Archive: March 2015
Does the above quote from Charles Dickens sum up your feelings at this time of year? Our team at Avant Gardening and Landscaping can relate. We know any work outside right now is completely dependent on the weather. It’s also why we’re pretty sure no one in Wisconsin plants potatoes on St. Patrick’s Day! This deeply rooted Irish tradition goes back many years, but when you live in a cold region as we do, the U.S. Department of Agriculture indicates a better bet would be to plant your potatoes in April.
So, what can you do in the garden at this time of year? Here’s a checklist of our favorite ideas for March:
- Attract Birds With Nesting Materials: Nesting seasons vary depending on species of bird, but breeding periods typically start in March and April. Encourage your feathered friends to take up residence in your backyard by providing a variety of construction material in a visible area. Fill an empty suet cage or basket loosely with items like yarn and string, hair or animal fur, cotton balls, broom bristles or mop string, dental floss or shredded paper. Hang or set it out where it will stay dry and accessible.
- Don’t Rush: The ground is still thawing and snow is melting, and it can be too wet in our perennial beds to start planting and dividing this early in the season. Instead of risking compacting the soil, use this time to clean and sharpen your garden tools.
- Watch for Spring Bloomers: Look for crocus, early irises, and the unique hellebore. Later in March, you might find some bright blue Siberian squill (Scilla siberica) or the first of the native wildflowers, such as Hepatica spp. Sprouts of the native Bloodroot (Sanguinaria canadensis) and Monkshood (Aconitum spp) are usually breaking through the soil.
- Tackle Spring Clean Up: Many people organize the annual “Spring House Cleaning,” but it is important to do this in your landscape as well, and if the thought overwhelms you – give us a call! Cut back old foliage and dead flower stalks left standing for winter interest, such as ornamental grasses, coneflowers, sedums, etc. Rake away fallen leaves and foliage (which could smother plants and foster disease) you may have missed last fall.
- Start Herb Seeds: Get your hands a little dirty and think about starting some edibles indoors! As long as you have a window (ideally south-facing) that gets at least 4 hours of sunlight each day, you should be able to get a head-start on your herb gardening. Try Basil, Rosemary, Sage, Mint & Chives. With a little more sunlight (between 6-8 hours a day) you can also try Parsley and Cilantro.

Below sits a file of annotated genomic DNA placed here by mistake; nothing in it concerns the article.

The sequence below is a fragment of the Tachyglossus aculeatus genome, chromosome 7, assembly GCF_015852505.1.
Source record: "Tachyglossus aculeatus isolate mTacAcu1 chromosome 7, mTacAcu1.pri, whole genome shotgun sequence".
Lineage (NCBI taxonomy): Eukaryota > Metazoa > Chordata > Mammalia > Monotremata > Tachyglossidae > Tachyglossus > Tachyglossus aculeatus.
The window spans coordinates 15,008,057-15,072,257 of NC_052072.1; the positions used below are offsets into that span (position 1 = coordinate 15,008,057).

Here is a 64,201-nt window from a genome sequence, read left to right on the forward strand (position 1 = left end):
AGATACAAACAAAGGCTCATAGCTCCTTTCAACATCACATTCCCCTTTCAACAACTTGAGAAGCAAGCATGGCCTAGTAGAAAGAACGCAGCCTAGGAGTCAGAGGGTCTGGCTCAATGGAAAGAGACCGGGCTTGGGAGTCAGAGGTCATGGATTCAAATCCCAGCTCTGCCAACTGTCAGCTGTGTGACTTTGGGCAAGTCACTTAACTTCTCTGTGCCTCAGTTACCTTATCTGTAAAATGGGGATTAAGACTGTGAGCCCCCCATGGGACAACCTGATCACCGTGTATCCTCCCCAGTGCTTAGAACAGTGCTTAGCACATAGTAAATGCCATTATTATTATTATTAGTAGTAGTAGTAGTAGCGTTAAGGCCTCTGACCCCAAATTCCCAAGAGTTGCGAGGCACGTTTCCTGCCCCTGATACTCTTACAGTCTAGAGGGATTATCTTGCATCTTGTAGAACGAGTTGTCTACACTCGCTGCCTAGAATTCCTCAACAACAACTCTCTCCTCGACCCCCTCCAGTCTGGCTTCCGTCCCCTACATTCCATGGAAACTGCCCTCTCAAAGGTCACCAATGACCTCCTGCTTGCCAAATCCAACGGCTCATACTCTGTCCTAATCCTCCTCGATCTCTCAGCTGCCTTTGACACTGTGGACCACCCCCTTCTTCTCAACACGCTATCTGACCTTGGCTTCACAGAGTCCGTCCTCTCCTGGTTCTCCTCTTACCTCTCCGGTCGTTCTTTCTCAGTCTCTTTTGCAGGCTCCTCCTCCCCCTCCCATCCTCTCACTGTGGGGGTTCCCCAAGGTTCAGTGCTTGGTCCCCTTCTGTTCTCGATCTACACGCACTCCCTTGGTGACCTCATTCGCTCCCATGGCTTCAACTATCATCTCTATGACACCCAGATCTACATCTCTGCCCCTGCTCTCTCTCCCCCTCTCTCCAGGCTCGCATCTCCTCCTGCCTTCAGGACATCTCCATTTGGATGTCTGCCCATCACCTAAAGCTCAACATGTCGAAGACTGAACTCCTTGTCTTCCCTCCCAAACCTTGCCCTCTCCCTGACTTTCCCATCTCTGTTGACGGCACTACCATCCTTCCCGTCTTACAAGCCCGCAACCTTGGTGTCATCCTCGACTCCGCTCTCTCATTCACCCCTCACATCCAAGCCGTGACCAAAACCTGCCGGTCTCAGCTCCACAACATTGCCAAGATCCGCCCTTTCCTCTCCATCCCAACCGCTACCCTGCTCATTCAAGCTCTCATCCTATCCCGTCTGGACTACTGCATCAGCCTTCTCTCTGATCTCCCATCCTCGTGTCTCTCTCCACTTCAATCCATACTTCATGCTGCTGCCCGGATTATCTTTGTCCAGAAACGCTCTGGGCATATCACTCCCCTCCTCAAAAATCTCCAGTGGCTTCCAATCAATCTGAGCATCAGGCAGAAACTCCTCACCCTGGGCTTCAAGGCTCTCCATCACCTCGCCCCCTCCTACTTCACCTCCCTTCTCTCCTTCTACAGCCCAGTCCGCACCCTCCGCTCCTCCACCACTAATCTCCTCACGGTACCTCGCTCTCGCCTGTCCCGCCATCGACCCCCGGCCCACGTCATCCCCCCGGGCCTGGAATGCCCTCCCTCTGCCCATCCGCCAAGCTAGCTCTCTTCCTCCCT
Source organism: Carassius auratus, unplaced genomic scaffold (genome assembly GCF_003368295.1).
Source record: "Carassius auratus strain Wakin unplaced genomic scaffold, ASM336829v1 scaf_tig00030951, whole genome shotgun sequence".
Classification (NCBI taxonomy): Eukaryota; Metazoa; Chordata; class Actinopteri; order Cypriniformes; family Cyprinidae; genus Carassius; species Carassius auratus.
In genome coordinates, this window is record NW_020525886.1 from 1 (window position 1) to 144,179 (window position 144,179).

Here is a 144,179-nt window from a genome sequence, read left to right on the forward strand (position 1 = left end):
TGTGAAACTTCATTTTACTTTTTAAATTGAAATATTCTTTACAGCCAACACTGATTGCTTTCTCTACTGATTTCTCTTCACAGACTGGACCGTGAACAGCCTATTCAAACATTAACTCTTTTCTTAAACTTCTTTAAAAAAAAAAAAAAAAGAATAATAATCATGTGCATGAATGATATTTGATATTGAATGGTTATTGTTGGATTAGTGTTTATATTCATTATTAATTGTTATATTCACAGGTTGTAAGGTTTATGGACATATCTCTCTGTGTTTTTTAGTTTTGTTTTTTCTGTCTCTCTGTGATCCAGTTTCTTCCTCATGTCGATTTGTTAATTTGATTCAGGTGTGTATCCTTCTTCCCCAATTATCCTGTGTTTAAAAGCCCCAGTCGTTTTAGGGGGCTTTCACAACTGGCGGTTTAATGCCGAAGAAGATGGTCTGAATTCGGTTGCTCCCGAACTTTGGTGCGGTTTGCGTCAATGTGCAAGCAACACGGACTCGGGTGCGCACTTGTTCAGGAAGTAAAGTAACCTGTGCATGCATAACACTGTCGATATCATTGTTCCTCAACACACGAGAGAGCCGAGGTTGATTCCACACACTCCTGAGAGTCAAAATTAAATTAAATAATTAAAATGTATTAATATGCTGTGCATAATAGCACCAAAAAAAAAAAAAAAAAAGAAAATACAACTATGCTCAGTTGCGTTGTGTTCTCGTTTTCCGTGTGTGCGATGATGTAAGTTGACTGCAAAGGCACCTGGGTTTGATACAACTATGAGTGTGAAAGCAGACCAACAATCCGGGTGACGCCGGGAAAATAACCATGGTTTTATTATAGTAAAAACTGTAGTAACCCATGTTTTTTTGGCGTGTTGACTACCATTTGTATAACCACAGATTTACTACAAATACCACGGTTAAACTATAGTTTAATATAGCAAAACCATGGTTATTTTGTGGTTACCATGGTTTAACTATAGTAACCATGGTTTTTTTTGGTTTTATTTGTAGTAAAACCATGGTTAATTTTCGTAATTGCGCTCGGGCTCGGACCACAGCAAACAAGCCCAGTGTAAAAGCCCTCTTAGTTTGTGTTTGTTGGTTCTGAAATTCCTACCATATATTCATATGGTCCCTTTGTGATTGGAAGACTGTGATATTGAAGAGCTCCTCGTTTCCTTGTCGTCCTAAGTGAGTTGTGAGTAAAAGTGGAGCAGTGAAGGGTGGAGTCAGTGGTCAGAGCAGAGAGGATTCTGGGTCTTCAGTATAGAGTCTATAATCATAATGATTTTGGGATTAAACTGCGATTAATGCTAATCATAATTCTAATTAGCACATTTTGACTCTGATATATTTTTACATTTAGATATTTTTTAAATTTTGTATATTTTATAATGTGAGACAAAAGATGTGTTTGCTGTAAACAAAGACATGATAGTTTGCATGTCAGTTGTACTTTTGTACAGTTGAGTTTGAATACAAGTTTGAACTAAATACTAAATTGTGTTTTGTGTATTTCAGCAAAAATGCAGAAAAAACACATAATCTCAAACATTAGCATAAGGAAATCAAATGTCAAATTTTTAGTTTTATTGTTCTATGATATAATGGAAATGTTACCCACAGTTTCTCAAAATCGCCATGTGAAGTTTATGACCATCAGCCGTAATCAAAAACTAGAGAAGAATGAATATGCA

- Decide on a New Garden Project: Visit your local library and get inspired by books on a specific project – some of our favorites to consider includes designing a rain garden, planting a pollinator’s paradise, or constructing a raised vegetable bed.
You may not be able to plant your St. Patrick’s Day potatoes, but hopefully a little luck of the Irish will shine on you during the gardening season ahead.
Sunshine, and warmer temperatures are high on the Avant Gardening and Landscaping team’s list these days. Yours, too?
We’re guaranteed a little more daylight as we “spring ahead” with Daylight Saving Time this weekend (along with some grumbles about losing an hour of sleep).
But did you know, Wisconsin residents actually voted in 1957, to make Daylight Saving Time a law? The general idea behind it– if the sun was out “longer” than normal, people would use the natural light to their advantage. This would also lead to less electricity being used because lights at home would be turned on later.
50+ years later, the usefulness of Daylight Saving Time remains a divided issue. Yet for many gardeners, we embrace this opportunity to dig in the soil later into the day. And we’ll make the most of this beloved light. But while we wait for it to arrive, here’s a few ideas to help you get ready:
- Check last season’s garden journal, or begin one
- Start some garden plants, flowers indoors
- Tune up tools, garden equipment
- Create a composting area
- Tend to perennials
- Clean up leaves, yard debris